Audio thoughts: I loved listening to this and thought all the narrators did a fantastic job. Some of them were new-to-me, but that did not matter as they all brought their A-game! I found myself glued to my ear-buds and wanted nothing more than to just lose myself in this story and loved the way each narrator brought their character to life. The pacing and intonations were spot on and I loved the emotions that each narrator infused into their voice as needed. This really was a great book on audio.


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Saturday, February 27, 2021

Review: Who Is Maud Dixon by Alexandra Andrews (audio)

 

Title: Who Is Maud Dixon
Author: Alexandra Andrews
Narrator: Therese Plummer
Published: March 2021, Hachette Audio / Little Brown and Company
Length: 9 hours 11 minutes / 336 pages
Source: Audio - ALC via Libro.fm / Print - ARC via Goodreads

Summary:
For readers of The Silent Patient - a taut, twisty, character-driven suspense novel about a famous novelist and a small-town striver locked in a struggle for fortune and fame

Florence Darrow is a small-town striver who believes that she's destined to become a celebrated writer. When she stumbles into the opportunity to become the assistant to "Maud Dixon," a celebrated-but anonymous-novelist (think: Elena Ferrante), she believes that the universe is finally providing her big chance. The arrangement feels idyllic; Helen can be prickly, but she is full of pointed wisdom on both writing and living. She even invites Florence along on a research trip to Morocco, where her new novel is set. Florence has never been out of the country before; maybe, she imagines, she'll finally have something exciting to write about herself. But when Florence wakes up in the hospital after a terrible car crash, and Helen is dead, she begins to imagine what it might be like to 'upgrade' into not only Helen's life, but also that of Helen's bestselling pseudonym, Maud Dixon...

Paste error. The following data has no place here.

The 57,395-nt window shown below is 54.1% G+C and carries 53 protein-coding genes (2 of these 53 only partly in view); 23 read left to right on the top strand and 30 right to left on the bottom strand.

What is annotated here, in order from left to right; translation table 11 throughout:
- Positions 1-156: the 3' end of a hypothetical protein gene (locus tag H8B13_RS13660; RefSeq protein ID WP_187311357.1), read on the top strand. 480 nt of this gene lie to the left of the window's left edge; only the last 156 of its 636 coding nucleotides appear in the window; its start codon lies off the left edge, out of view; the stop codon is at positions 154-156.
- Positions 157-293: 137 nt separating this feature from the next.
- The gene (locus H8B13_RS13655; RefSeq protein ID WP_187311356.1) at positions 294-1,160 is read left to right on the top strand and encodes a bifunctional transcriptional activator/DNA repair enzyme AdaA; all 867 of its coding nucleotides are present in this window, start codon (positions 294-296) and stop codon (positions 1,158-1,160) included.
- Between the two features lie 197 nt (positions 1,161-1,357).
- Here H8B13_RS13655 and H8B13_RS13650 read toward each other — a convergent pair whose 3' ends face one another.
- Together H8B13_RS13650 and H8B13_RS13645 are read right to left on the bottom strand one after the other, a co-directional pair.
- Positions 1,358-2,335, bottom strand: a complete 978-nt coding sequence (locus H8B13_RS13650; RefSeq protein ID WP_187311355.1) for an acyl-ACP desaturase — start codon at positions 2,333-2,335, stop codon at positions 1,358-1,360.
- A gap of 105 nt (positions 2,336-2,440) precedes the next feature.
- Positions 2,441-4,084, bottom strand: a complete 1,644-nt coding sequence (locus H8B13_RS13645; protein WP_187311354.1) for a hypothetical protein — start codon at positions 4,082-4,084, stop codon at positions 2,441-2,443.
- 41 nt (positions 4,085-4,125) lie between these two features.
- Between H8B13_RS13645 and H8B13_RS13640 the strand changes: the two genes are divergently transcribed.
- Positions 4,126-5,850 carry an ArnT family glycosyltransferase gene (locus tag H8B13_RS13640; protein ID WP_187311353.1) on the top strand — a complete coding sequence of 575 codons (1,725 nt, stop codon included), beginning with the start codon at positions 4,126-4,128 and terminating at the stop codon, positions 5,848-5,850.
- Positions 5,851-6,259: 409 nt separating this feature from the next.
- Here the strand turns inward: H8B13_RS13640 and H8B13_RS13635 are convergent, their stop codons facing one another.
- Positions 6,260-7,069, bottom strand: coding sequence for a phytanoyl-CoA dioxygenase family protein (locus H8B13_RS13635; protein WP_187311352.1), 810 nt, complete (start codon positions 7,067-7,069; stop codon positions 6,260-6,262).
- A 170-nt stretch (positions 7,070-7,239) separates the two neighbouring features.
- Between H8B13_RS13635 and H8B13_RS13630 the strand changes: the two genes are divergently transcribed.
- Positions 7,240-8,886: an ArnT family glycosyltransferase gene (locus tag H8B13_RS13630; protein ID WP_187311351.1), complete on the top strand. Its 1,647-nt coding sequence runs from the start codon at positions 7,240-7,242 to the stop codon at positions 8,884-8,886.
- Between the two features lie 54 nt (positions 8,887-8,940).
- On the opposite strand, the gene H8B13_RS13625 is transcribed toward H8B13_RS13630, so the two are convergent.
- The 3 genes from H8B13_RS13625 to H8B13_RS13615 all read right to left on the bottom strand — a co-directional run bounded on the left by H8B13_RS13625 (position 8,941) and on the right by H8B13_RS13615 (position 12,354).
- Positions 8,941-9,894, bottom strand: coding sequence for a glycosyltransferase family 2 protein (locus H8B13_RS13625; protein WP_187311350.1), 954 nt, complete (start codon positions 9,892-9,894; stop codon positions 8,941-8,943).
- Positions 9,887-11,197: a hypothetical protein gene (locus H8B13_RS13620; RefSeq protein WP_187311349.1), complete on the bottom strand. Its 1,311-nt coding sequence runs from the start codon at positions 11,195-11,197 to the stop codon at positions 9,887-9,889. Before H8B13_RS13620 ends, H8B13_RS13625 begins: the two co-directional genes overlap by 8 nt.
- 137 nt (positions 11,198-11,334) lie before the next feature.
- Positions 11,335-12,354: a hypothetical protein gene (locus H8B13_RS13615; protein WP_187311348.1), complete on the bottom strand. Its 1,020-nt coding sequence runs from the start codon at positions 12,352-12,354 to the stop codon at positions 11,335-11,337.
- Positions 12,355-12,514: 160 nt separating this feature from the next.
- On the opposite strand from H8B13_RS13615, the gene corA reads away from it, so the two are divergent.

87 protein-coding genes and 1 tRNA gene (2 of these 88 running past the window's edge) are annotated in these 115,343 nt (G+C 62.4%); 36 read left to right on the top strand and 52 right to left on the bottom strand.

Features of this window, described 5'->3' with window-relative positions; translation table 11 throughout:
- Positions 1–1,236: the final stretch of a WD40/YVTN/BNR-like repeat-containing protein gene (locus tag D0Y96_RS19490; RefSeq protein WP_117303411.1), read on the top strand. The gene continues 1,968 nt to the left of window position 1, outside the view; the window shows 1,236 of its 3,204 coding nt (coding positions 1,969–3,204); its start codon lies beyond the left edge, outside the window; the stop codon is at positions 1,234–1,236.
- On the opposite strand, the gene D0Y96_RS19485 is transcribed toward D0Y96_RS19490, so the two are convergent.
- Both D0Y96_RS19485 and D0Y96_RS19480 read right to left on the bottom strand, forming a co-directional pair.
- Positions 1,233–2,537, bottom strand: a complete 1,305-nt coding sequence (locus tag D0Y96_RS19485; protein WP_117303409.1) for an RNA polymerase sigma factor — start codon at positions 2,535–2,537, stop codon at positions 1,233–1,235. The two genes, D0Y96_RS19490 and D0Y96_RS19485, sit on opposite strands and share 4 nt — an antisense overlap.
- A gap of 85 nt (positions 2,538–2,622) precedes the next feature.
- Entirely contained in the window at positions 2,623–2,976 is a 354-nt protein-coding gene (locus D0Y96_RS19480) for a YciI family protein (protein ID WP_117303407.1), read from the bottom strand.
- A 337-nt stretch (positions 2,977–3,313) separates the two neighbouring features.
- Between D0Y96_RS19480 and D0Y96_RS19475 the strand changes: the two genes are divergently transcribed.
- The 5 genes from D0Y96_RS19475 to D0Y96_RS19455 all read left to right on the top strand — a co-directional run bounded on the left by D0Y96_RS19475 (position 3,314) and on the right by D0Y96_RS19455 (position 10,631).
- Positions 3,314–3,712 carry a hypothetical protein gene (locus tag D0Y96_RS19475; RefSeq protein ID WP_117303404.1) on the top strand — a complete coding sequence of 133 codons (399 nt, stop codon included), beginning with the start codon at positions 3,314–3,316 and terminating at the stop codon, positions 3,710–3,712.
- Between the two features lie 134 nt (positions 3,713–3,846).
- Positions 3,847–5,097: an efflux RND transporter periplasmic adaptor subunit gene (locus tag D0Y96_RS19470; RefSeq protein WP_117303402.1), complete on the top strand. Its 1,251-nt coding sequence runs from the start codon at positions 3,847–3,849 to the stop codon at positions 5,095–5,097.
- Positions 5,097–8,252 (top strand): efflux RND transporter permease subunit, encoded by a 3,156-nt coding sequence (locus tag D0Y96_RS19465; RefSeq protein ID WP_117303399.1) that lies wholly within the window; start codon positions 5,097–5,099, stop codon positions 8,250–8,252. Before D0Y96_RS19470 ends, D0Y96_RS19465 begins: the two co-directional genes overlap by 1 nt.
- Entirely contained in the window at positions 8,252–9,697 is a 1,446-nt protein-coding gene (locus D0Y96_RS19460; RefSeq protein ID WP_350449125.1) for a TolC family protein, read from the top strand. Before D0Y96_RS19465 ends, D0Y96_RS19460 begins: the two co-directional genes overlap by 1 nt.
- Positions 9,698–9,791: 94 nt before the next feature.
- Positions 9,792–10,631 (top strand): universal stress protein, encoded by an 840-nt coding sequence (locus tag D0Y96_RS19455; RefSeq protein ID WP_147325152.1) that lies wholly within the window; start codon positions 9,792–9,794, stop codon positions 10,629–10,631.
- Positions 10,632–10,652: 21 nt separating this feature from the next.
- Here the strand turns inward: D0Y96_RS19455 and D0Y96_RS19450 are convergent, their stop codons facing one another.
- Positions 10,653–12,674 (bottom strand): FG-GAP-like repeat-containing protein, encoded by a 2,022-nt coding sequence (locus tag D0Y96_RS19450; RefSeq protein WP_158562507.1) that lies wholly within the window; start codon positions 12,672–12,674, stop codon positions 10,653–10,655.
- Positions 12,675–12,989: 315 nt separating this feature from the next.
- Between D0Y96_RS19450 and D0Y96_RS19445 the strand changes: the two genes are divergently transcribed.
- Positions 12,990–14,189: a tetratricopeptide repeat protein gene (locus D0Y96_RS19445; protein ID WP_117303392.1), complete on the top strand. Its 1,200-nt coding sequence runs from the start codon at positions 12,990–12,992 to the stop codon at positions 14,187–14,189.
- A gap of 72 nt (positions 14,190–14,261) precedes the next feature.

My thoughts:  This is one of my most anticipated March reads and let me tell you...it absolutely delivers on every level! This is such a smart, twisted psychological thriller and I cannot recommend it enough!

Right from the start, I found myself completely engaged and immersed in this book. It's one wild ride and introduces us to characters that you have to meet to believe...or not. I love characters where you aren't quite sure if they are reliable and the choices they make definitely have you questioning everything. Both Florence and Helen are like that and it just hooks you so that you don't want to stop reading. I finished this in a day...I just couldn't put it down!

I loved the pacing of the book. The first half really sets things up, introducing us to the characters and then the second half takes off, and between the twists and turns and all the secrets that keep popping up, you won't know what hit you. And then there's the setting, which comes to life like I've never seen before. I've never been to Morocco, but I felt like I was transported there. It was as if I could feel the heat and sun beating down on me alongside the characters...that's how vivid the writing was.

This is such a clever, brilliantly plotted story and I am shocked that it is a debut novel. I cannot wait to see what comes next from this talented author - you can be sure I will be keeping an eye out, for sure! In the meantime, I highly recommend picking this one up...you will not be sorry!


Audio thoughts: I was able to snag a copy of the audio and it was perfectly narrated. Therese Plummer did a fantastic job bringing this book to life. Her narration of this book really did the job, her pitch and intonation was spot on and I found that I was so into the book that I ended up listening to it in one day...I just could not put it down. 


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Review: Smoke Signal by Marie Benedict, Kate Quinn (audio)


Title: Smoke Signal
Author: Marie Benedict, Kate Quinn
Series: Audible Original Stories
Narrator: Nicola Barber, Saskia Maarleveld